A Word about File Types: Please note that your video must be Flash compatible. If it isn’t, you can convert it using Adobe Media Encoder or similar freeware converters, such as Any Video Converter, Free Studio Manager, and YouConvertIt.
3. Maximize Navigation with Bookmarks When creating a PDF, Acrobat automatically generates a vertical panel of bookmarks (shown on the left of the video image below) based on your Word document’s table of contents, providing readers with an ever-present, hyperlinked navigation aid. Evaluators love this. Think about it: As part of the evaluation process, they’re often jumping to different portions of a document, not necessarily in a linear manner. This behavior makes your document’s table of contents page painfully inconvenient, forcing evaluators to constantly refer back to it for direction. With the bookmarks panel, easy navigation is just a click away.
Automatically generated bookmarks are good, but you can make them better. You can edit the text of each bookmark, delete unnecessary bookmarks, and add new bookmarks to highlight important items both inside and outside your document. For instance, we typically add bookmarks that connect to and expand the size of any important videos, animations, or graphics included in the PDF document. We also add bookmarks that connect to related documents in our PDF Portfolio (e.g., pricing spreadsheet, terms and conditions). Doing this saves the evaluator time and frustration, and a happy evaluator is a generous evaluator.
The How To (in Acrobat X/XI): With your proposal PDF open in Acrobat, go to the page where you want the bookmark to link and adjust the view settings as desired. With the arrow tool selected, highlight the image or text you want to bookmark, right click your mouse, and select Add Bookmark. Type or edit the name of the new bookmark. To add an action to the bookmark (e.g., change page view, play media, open a file), right click the bookmark in the bookmark panel and select Properties. Under the Actions tab, select the appropriate action from the dropdown list.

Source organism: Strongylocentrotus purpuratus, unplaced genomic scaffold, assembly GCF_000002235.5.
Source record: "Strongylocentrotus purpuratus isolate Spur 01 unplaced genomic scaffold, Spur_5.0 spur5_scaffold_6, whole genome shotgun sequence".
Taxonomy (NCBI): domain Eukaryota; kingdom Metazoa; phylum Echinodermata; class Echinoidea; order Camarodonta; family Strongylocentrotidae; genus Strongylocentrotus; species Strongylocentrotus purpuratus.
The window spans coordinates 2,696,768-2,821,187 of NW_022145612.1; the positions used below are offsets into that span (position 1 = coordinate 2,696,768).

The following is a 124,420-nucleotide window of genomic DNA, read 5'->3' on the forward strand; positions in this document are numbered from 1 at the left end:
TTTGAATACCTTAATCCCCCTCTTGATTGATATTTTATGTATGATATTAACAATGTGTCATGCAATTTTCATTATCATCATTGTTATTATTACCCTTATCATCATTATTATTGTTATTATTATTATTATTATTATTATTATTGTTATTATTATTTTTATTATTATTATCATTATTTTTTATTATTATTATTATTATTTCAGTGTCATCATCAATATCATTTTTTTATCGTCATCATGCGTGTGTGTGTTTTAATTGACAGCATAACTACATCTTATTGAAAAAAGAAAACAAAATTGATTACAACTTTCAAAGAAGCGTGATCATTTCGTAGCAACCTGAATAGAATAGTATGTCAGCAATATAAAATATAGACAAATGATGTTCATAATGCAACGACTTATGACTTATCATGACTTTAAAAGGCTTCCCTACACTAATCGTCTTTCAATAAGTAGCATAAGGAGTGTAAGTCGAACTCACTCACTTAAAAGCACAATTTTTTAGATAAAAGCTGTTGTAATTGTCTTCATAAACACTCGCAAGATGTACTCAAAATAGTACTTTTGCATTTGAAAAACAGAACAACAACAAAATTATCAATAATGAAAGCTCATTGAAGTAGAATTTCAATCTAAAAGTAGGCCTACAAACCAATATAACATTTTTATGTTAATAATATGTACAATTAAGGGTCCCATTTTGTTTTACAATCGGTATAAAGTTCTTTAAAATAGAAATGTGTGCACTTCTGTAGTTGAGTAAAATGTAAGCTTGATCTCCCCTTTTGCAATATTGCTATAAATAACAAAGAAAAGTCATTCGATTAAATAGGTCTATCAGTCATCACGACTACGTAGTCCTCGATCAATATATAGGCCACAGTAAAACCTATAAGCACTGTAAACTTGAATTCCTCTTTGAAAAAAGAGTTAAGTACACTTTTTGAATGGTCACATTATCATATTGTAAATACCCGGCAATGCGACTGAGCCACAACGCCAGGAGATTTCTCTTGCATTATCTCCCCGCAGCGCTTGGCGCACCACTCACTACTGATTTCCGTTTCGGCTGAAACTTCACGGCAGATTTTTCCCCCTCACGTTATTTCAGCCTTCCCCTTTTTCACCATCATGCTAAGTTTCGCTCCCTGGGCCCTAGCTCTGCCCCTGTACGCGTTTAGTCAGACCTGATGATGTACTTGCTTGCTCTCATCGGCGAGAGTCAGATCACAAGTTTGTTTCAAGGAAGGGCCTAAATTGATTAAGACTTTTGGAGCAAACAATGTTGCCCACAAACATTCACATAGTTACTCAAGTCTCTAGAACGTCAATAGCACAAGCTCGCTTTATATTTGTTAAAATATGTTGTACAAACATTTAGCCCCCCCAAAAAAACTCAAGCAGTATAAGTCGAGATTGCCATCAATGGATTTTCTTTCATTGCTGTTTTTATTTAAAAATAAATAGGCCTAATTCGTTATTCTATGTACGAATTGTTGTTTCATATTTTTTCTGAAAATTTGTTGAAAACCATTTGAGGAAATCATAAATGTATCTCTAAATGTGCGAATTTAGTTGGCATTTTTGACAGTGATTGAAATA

4. Set the Right View You’ve developed an attractive and compelling proposal, created your PDF, and added your desired features. But before you sit back and admire your masterpiece, make sure that when the evaluator opens your proposal, their initial view of the PDF is to the magnification level, page, page layout, and window layout you want.
For instance, we recommend setting the navigation to Bookmarks Panel and Page, which ensures that the bookmarks are visible (otherwise the evaluator may forget about them). We also recommend setting the page layout to a Continuous option, which allows the evaluator to scroll pages rather than snapping from one whole page to another, and setting the magnification to Fit Page. Check out the many other options and see what works for your proposals.
The How To (in Acrobat X/XI): With your proposal PDF open in Acrobat, click on File, then Properties. In the dialog box, click the Initial View tab. Select the options you want under Layout and Magnification, Window Options, and User Interface Options. Click OK. Note that you have to close and reopen the document to see the changes.
One Final Caveat: As with all aspects of your proposals, make sure to review the formatting and submission guidelines of each RFP before incorporating the above features. After all, there is no sense in creating a dynamic, persuasive PDF document only for it to be disqualified.